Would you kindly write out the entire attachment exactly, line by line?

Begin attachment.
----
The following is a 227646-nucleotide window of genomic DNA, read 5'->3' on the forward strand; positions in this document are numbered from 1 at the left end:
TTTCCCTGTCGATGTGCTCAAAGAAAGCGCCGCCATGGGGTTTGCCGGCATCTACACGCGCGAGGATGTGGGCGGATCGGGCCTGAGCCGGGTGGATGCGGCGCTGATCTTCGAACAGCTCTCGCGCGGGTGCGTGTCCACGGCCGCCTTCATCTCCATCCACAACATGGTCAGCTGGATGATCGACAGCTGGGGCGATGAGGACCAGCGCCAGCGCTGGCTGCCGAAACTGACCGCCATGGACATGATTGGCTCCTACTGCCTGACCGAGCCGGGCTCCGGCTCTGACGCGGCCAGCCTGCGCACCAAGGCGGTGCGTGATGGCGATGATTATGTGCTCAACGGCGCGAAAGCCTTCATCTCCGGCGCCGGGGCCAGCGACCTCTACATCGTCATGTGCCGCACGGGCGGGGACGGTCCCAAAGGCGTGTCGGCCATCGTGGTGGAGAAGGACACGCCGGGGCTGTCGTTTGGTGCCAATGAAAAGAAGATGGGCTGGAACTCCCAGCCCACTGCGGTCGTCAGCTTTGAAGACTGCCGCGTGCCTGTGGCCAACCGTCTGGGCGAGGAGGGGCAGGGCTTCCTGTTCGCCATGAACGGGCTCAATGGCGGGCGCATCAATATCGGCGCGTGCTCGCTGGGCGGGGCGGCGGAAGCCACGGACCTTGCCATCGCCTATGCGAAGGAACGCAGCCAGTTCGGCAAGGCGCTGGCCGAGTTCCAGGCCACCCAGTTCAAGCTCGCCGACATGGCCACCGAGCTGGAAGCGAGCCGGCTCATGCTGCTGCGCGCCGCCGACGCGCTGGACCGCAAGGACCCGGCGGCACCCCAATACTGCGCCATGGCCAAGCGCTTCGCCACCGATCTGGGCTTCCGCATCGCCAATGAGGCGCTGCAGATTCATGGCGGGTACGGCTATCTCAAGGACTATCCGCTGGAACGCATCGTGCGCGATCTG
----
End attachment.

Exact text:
The following is a 227646-nucleotide window of genomic DNA, read 5'->3' on the forward strand; positions in this document are numbered from 1 at the left end:
TTTCCCTGTCGATGTGCTCAAAGAAAGCGCCGCCATGGGGTTTGCCGGCATCTACACGCGCGAGGATGTGGGCGGATCGGGCCTGAGCCGGGTGGATGCGGCGCTGATCTTCGAACAGCTCTCGCGCGGGTGCGTGTCCACGGCCGCCTTCATCTCCATCCACAACATGGTCAGCTGGATGATCGACAGCTGGGGCGATGAGGACCAGCGCCAGCGCTGGCTGCCGAAACTGACCGCCATGGACATGATTGGCTCCTACTGCCTGACCGAGCCGGGCTCCGGCTCTGACGCGGCCAGCCTGCGCACCAAGGCGGTGCGTGATGGCGATGATTATGTGCTCAACGGCGCGAAAGCCTTCATCTCCGGCGCCGGGGCCAGCGACCTCTACATCGTCATGTGCCGCACGGGCGGGGACGGTCCCAAAGGCGTGTCGGCCATCGTGGTGGAGAAGGACACGCCGGGGCTGTCGTTTGGTGCCAATGAAAAGAAGATGGGCTGGAACTCCCAGCCCACTGCGGTCGTCAGCTTTGAAGACTGCCGCGTGCCTGTGGCCAACCGTCTGGGCGAGGAGGGGCAGGGCTTCCTGTTCGCCATGAACGGGCTCAATGGCGGGCGCATCAATATCGGCGCGTGCTCGCTGGGCGGGGCGGCGGAAGCCACGGACCTTGCCATCGCCTATGCGAAGGAACGCAGCCAGTTCGGCAAGGCGCTGGCCGAGTTCCAGGCCACCCAGTTCAAGCTCGCCGACATGGCCACCGAGCTGGAAGCGAGCCGGCTCATGCTGCTGCGCGCCGCCGACGCGCTGGACCGCAAGGACCCGGCGGCACCCCAATACTGCGCCATGGCCAAGCGCTTCGCCACCGATCTGGGCTTCCGCATCGCCAATGAGGCGCTGCAGATTCATGGCGGGTACGGCTATCTCAAGGACTATCCGCTGGAACGCATCGTGCGCGATCTG